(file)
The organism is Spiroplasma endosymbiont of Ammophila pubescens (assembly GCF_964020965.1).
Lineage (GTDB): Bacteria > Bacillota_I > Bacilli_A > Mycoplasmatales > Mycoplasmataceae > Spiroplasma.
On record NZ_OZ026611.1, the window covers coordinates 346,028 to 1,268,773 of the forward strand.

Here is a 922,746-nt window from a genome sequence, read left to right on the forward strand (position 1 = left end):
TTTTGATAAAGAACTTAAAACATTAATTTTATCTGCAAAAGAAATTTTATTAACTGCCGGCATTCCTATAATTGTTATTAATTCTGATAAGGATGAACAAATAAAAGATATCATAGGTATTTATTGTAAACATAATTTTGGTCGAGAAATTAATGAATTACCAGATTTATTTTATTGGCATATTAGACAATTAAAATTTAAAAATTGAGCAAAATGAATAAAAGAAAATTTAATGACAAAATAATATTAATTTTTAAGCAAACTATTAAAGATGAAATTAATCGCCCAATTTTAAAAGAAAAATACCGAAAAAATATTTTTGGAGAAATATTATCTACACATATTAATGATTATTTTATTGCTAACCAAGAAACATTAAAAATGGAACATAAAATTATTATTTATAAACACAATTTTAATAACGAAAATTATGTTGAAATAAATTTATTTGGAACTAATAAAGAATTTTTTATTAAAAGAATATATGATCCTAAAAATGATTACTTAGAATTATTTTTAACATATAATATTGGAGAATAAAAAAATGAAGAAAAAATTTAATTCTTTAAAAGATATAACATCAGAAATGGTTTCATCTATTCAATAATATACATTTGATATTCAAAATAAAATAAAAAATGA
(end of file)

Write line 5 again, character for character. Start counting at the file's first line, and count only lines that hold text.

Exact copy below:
TTTTGATAAAGAACTTAAAACATTAATTTTATCTGCAAAAGAAATTTTATTAACTGCCGGCATTCCTATAATTGTTATTAATTCTGATAAGGATGAACAAATAAAAGATATCATAGGTATTTATTGTAAACATAATTTTGGTCGAGAAATTAATGAATTACCAGATTTATTTTATTGGCATATTAGACAATTAAAATTTAAAAATTGAGCAAAATGAATAAAAGAAAATTTAATGACAAAATAATATTAATTTTTAAGCAAACTATTAAAGATGAAATTAATCGCCCAATTTTAAAAGAAAAATACCGAAAAAATATTTTTGGAGAAATATTATCTACACATATTAATGATTATTTTATTGCTAACCAAGAAACATTAAAAATGGAACATAAAATTATTATTTATAAACACAATTTTAATAACGAAAATTATGTTGAAATAAATTTATTTGGAACTAATAAAGAATTTTTTATTAAAAGAATATATGATCCTAAAAATGATTACTTAGAATTATTTTTAACATATAATATTGGAGAATAAAAAAATGAAGAAAAAATTTAATTCTTTAAAAGATATAACATCAGAAATGGTTTCATCTATTCAATAATATACATTTGATATTCAAAATAAAATAAAAAATGA